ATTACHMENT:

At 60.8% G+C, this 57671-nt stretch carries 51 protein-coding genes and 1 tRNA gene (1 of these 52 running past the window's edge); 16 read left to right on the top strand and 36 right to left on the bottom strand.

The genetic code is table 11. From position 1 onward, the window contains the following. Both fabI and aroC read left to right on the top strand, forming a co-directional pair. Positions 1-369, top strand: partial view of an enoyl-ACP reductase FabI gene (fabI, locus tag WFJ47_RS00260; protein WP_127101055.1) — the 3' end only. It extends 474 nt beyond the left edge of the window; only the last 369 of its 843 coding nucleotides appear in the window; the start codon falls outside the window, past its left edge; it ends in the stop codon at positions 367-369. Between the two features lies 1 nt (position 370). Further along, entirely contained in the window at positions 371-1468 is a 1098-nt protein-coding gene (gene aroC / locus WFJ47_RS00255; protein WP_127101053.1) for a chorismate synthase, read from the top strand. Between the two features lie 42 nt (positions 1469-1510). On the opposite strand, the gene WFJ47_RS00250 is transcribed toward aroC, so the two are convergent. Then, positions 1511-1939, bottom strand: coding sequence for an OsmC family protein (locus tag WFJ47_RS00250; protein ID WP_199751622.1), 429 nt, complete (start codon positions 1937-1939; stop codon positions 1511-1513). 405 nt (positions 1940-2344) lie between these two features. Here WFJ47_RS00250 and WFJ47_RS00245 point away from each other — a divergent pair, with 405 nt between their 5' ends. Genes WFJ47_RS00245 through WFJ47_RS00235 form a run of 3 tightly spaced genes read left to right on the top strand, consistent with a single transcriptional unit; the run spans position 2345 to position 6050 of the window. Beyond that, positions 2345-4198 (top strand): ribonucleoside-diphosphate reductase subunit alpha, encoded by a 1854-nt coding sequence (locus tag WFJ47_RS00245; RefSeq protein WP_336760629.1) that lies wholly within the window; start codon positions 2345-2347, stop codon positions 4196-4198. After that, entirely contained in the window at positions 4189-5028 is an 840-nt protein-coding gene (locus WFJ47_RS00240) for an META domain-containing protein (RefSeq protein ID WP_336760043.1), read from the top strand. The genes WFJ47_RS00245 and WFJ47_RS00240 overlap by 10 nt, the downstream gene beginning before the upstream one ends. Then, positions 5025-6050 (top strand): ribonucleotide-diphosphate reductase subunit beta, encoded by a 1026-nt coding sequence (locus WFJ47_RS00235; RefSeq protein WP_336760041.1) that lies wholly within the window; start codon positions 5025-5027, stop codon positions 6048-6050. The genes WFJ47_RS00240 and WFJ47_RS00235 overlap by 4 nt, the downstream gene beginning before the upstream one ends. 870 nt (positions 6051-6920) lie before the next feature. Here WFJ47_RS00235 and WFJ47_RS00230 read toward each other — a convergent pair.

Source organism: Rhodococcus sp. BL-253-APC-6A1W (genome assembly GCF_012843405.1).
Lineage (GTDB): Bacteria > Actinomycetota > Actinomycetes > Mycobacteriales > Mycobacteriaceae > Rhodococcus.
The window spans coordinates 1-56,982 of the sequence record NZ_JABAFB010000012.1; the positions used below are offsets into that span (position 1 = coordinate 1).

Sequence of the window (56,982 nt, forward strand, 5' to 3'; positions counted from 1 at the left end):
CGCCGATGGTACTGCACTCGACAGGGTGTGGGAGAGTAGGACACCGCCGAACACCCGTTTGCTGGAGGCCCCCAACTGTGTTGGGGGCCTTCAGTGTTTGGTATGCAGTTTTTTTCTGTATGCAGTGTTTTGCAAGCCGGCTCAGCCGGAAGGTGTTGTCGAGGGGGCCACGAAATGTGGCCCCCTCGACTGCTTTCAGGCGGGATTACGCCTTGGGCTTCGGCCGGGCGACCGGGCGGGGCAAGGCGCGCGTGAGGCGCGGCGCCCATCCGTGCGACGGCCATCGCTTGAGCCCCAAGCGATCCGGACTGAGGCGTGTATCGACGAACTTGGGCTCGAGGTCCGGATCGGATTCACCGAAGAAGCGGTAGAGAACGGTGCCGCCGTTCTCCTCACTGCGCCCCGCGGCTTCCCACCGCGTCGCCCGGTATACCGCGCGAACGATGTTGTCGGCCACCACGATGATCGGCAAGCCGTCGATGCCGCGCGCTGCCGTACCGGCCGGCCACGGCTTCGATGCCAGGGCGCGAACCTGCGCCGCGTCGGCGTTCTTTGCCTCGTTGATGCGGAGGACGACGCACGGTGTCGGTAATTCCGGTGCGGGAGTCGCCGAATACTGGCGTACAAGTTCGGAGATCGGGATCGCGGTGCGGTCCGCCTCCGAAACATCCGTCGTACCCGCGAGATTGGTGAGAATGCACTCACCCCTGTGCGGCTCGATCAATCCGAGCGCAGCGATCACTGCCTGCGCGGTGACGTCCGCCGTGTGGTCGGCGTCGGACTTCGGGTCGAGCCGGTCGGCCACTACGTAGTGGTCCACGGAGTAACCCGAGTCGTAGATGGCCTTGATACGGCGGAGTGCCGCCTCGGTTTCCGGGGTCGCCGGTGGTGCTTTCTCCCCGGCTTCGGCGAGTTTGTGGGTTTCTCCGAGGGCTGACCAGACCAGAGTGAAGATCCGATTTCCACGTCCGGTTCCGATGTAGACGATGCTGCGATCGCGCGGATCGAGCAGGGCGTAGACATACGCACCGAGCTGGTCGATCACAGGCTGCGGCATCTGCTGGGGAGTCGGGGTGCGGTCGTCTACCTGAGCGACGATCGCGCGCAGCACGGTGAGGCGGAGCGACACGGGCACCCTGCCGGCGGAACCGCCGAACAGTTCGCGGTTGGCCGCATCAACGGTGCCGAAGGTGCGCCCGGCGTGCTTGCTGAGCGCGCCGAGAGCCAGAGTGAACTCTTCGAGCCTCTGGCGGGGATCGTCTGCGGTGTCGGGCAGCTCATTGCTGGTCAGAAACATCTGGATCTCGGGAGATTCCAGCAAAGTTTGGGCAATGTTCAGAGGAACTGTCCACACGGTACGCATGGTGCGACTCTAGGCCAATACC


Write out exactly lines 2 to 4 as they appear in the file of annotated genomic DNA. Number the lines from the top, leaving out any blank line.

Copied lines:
The genetic code is table 11. From position 1 onward, the window contains the following. Both fabI and aroC read left to right on the top strand, forming a co-directional pair. Positions 1-369, top strand: partial view of an enoyl-ACP reductase FabI gene (fabI, locus tag WFJ47_RS00260; protein WP_127101055.1) — the 3' end only. It extends 474 nt beyond the left edge of the window; only the last 369 of its 843 coding nucleotides appear in the window; the start codon falls outside the window, past its left edge; it ends in the stop codon at positions 367-369. Between the two features lies 1 nt (position 370). Further along, entirely contained in the window at positions 371-1468 is a 1098-nt protein-coding gene (gene aroC / locus WFJ47_RS00255; protein WP_127101053.1) for a chorismate synthase, read from the top strand. Between the two features lie 42 nt (positions 1469-1510). On the opposite strand, the gene WFJ47_RS00250 is transcribed toward aroC, so the two are convergent. Then, positions 1511-1939, bottom strand: coding sequence for an OsmC family protein (locus tag WFJ47_RS00250; protein ID WP_199751622.1), 429 nt, complete (start codon positions 1937-1939; stop codon positions 1511-1513). 405 nt (positions 1940-2344) lie between these two features. Here WFJ47_RS00250 and WFJ47_RS00245 point away from each other — a divergent pair, with 405 nt between their 5' ends. Genes WFJ47_RS00245 through WFJ47_RS00235 form a run of 3 tightly spaced genes read left to right on the top strand, consistent with a single transcriptional unit; the run spans position 2345 to position 6050 of the window. Beyond that, positions 2345-4198 (top strand): ribonucleoside-diphosphate reductase subunit alpha, encoded by a 1854-nt coding sequence (locus tag WFJ47_RS00245; RefSeq protein WP_336760629.1) that lies wholly within the window; start codon positions 2345-2347, stop codon positions 4196-4198. After that, entirely contained in the window at positions 4189-5028 is an 840-nt protein-coding gene (locus WFJ47_RS00240) for an META domain-containing protein (RefSeq protein ID WP_336760043.1), read from the top strand. The genes WFJ47_RS00245 and WFJ47_RS00240 overlap by 10 nt, the downstream gene beginning before the upstream one ends. Then, positions 5025-6050 (top strand): ribonucleotide-diphosphate reductase subunit beta, encoded by a 1026-nt coding sequence (locus WFJ47_RS00235; RefSeq protein WP_336760041.1) that lies wholly within the window; start codon positions 5025-5027, stop codon positions 6048-6050. The genes WFJ47_RS00240 and WFJ47_RS00235 overlap by 4 nt, the downstream gene beginning before the upstream one ends. 870 nt (positions 6051-6920) lie before the next feature. Here WFJ47_RS00235 and WFJ47_RS00230 read toward each other — a convergent pair.

Source organism: Rhodococcus sp. BL-253-APC-6A1W (genome assembly GCF_012843405.1).
Lineage (GTDB): Bacteria > Actinomycetota > Actinomycetes > Mycobacteriales > Mycobacteriaceae > Rhodococcus.